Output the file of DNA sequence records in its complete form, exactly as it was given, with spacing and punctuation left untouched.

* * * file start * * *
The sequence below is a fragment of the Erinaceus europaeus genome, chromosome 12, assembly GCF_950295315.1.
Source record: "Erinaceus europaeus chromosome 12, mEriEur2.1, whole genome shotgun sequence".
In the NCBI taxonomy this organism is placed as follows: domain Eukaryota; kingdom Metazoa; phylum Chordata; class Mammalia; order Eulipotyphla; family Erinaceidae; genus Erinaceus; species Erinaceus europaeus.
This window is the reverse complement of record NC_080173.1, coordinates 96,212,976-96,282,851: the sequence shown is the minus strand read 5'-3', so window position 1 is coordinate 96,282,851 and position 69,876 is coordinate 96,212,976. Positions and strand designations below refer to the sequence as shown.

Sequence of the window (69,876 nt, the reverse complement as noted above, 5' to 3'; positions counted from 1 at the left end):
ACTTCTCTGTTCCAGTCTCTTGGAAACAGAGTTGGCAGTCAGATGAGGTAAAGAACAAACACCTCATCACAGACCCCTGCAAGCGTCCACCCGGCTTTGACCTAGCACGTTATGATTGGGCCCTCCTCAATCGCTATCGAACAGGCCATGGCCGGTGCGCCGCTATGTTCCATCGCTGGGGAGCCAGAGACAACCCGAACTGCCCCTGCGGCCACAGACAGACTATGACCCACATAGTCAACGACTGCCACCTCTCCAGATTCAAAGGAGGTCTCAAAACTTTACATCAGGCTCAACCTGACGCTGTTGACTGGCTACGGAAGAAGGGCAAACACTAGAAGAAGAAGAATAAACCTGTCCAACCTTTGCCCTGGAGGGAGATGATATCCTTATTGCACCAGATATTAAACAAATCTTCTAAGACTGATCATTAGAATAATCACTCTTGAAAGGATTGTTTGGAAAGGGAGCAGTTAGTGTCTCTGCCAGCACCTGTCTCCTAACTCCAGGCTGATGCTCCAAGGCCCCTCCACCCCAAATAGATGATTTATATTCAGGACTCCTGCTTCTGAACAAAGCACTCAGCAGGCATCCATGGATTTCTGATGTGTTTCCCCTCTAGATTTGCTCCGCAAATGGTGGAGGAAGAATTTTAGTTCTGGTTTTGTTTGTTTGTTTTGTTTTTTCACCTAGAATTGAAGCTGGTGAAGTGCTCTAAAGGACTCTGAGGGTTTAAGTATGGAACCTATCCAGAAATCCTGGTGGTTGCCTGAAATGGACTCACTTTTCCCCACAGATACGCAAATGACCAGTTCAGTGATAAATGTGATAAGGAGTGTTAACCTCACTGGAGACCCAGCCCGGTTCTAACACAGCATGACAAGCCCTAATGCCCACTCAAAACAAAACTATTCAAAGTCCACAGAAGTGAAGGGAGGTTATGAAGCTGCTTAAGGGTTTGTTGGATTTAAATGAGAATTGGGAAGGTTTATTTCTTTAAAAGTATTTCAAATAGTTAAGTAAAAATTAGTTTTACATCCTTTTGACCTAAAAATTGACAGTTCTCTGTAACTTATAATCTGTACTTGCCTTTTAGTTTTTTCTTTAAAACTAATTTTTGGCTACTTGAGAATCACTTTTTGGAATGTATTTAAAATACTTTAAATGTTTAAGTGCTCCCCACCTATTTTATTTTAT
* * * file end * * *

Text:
The sequence below is a fragment of the Erinaceus europaeus genome, chromosome 12, assembly GCF_950295315.1.
Source record: "Erinaceus europaeus chromosome 12, mEriEur2.1, whole genome shotgun sequence".
In the NCBI taxonomy this organism is placed as follows: domain Eukaryota; kingdom Metazoa; phylum Chordata; class Mammalia; order Eulipotyphla; family Erinaceidae; genus Erinaceus; species Erinaceus europaeus.
This window is the reverse complement of record NC_080173.1, coordinates 96,212,976-96,282,851: the sequence shown is the minus strand read 5'-3', so window position 1 is coordinate 96,282,851 and position 69,876 is coordinate 96,212,976. Positions and strand designations below refer to the sequence as shown.

Sequence of the window (69,876 nt, the reverse complement as noted above, 5' to 3'; positions counted from 1 at the left end):
ACTTCTCTGTTCCAGTCTCTTGGAAACAGAGTTGGCAGTCAGATGAGGTAAAGAACAAACACCTCATCACAGACCCCTGCAAGCGTCCACCCGGCTTTGACCTAGCACGTTATGATTGGGCCCTCCTCAATCGCTATCGAACAGGCCATGGCCGGTGCGCCGCTATGTTCCATCGCTGGGGAGCCAGAGACAACCCGAACTGCCCCTGCGGCCACAGACAGACTATGACCCACATAGTCAACGACTGCCACCTCTCCAGATTCAAAGGAGGTCTCAAAACTTTACATCAGGCTCAACCTGACGCTGTTGACTGGCTACGGAAGAAGGGCAAACACTAGAAGAAGAAGAATAAACCTGTCCAACCTTTGCCCTGGAGGGAGATGATATCCTTATTGCACCAGATATTAAACAAATCTTCTAAGACTGATCATTAGAATAATCACTCTTGAAAGGATTGTTTGGAAAGGGAGCAGTTAGTGTCTCTGCCAGCACCTGTCTCCTAACTCCAGGCTGATGCTCCAAGGCCCCTCCACCCCAAATAGATGATTTATATTCAGGACTCCTGCTTCTGAACAAAGCACTCAGCAGGCATCCATGGATTTCTGATGTGTTTCCCCTCTAGATTTGCTCCGCAAATGGTGGAGGAAGAATTTTAGTTCTGGTTTTGTTTGTTTGTTTTGTTTTTTCACCTAGAATTGAAGCTGGTGAAGTGCTCTAAAGGACTCTGAGGGTTTAAGTATGGAACCTATCCAGAAATCCTGGTGGTTGCCTGAAATGGACTCACTTTTCCCCACAGATACGCAAATGACCAGTTCAGTGATAAATGTGATAAGGAGTGTTAACCTCACTGGAGACCCAGCCCGGTTCTAACACAGCATGACAAGCCCTAATGCCCACTCAAAACAAAACTATTCAAAGTCCACAGAAGTGAAGGGAGGTTATGAAGCTGCTTAAGGGTTTGTTGGATTTAAATGAGAATTGGGAAGGTTTATTTCTTTAAAAGTATTTCAAATAGTTAAGTAAAAATTAGTTTTACATCCTTTTGACCTAAAAATTGACAGTTCTCTGTAACTTATAATCTGTACTTGCCTTTTAGTTTTTTCTTTAAAACTAATTTTTGGCTACTTGAGAATCACTTTTTGGAATGTATTTAAAATACTTTAAATGTTTAAGTGCTCCCCACCTATTTTATTTTAT